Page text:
HDB continues to create new housing, despite worries of falling property prices. This is, of course, great for new home buyers.
This May, Singaporeans can choose a flat from these four sites – Woodlands, Geylang, Bidadari, and Yishun. But before you start choosing a BTO site, take a moment to consider why you’re after this location and the long-term costs that it might involve.
Homebuyers should think differently from investors.
Some sites are less built up than others. In particular, two of the new sites this May (Yishun and Woodlands) are in non-mature areas.
This means less accessibility.
They are further from the trains, or the MRT stations for the area are not yet ready. There are also fewer shops and eateries. The pricing of the flats will reflect that. Buying a BTO flat in a non-mature area will almost always be cheaper, although we won’t know the exact prices until the launch.
Now, who would want to buy in such a location?
There are two main categories. The first are homebuyers on a budget, who want to pay less on the housing loan.
The second are those with an investor mindset. They may intend to stay only for five to 10 years, and use their first flat as a stepping stone toward a condo or a more central HDB flat.
If you’re an investor, it may be worth your time to buy in a less mature area.
While it’s inconvenient to live there at first, you will be buying for a lower price. Over the next few years, more amenities – such as malls, coffee shops, supermarkets, etc. will spring up.
This will raise the value of property in the area, so you may be able to sell your flat for much more than you initially paid.
If you’re a homebuyer who intends to stay there over the long term, you should think twice about the low price.
While it’s cheaper, it will be harder for you to get work. You also have to think about the lifestyle of your family – it may take several years for you to get amenities others take for granted, such as a nearby grocer or cinema.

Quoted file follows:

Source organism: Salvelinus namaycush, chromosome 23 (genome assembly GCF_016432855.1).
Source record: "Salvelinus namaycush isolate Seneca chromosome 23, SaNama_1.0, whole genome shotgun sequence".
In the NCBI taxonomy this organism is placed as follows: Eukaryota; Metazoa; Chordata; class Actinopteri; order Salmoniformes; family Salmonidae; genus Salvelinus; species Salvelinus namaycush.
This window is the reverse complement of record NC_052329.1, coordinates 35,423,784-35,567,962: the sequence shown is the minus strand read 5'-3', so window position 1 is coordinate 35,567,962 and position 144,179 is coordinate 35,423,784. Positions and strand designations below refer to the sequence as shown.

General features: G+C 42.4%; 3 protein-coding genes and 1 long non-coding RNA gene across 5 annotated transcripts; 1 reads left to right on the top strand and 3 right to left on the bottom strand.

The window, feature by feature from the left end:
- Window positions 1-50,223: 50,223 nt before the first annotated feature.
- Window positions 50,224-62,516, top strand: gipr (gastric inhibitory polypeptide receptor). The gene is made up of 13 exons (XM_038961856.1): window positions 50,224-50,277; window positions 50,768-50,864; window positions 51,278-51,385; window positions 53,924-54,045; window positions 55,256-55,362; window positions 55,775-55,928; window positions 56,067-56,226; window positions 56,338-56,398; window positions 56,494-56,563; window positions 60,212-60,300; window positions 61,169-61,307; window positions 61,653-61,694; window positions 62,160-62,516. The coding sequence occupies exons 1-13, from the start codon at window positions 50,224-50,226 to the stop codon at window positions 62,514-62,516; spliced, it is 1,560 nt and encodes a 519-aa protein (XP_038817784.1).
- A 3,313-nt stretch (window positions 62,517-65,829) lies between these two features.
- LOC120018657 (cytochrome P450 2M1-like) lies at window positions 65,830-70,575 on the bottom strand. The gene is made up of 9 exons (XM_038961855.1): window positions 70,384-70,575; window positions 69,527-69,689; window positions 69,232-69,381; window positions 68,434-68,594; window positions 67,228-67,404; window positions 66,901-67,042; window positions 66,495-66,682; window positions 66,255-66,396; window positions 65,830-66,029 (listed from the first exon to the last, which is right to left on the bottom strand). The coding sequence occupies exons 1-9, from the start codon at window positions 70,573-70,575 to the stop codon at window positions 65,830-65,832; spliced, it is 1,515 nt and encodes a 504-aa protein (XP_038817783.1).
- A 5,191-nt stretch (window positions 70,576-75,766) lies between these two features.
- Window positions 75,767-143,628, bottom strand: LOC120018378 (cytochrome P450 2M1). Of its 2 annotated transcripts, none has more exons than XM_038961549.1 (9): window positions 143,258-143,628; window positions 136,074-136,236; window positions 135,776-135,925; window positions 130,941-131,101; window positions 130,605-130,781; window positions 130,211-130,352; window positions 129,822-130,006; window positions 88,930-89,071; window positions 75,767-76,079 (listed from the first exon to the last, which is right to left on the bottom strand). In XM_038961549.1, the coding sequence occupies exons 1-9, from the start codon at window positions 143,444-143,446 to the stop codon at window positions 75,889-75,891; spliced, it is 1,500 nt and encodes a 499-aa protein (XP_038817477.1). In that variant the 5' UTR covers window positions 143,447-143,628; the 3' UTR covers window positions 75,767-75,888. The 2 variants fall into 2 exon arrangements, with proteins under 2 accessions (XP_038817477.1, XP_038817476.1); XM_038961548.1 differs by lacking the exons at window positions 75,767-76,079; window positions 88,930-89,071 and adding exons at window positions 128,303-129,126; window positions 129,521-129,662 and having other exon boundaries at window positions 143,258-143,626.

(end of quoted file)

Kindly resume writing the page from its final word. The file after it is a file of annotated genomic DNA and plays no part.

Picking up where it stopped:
If you can afford it, you may want to spend for a more comfortable living space.
Figure out which you are – homebuyer or investor – before you pick a site.
“Accessibility” is subjective and it's not always worth it
When a site or property is described as accessible, or central, certain assumptions are made.
For example, the new BTO site in Geylang is probably the most accessible of the four, as it’s just around six minutes drive from the Central Business District (CBD).
However, this assumes that you need quick access to the CBD. If your office is nowhere near the CBD, or you are self-employed and work from home, you could be paying a heftier price for an advantage you don’t really need.
Likewise, if you already have a car or a job that does not require frequent commutes, flats near MRT stations may not be useful for you.
An alternative to this is if you’re thinking as an investor. In such cases, you may want an accessible or central location even if it’s of no immediate benefit to you.
Later on, when you rent out or resell the property, you can get a better price due to its location.
Don’t choose a location because of the school
Despite the Ministry of Education’s best efforts, Singaporeans do have biases toward certain schools.
All schools are good schools in theory, but we know many parents will purchase homes close to a desirable school, as it raises the odds of their children getting in.
If you’re one of these parents, you should reconsider overspending just for improved chances at a particular school. Remember that, even if you live close by, that’s still not an absolute guarantee of getting in.
Also, you should consider the impact of living in the area for the long term. Primary school only lasts for six years, and Secondary school only for four to five years.
Beyond a decade, will you still be happy to keep residing in the area?
Locations are unpredictable beyond the first decade
While a particular site may seem great, remember that few things are predictable beyond the first 10 years.
While it’s a good general guess that amenities will build up, other things can pop up too.
For example, your clear view may be replaced by the back of another property development. Or you may find new malls bring unbearable levels of traffic congestion (many residents near Toa Payoh Central or Serangoon Nex will be familiar with this headache).
You can look at the Urban Redevelopment Authority (URA) master plan, to get a glimpse of the area’s likely future.
However, before you commit to buying a flat that pushes the boundaries of affordability, remember this risk: you can’t see into the future. Don’t stake too much of your hard earned savings on a bet.
This story was first published on Singsaver.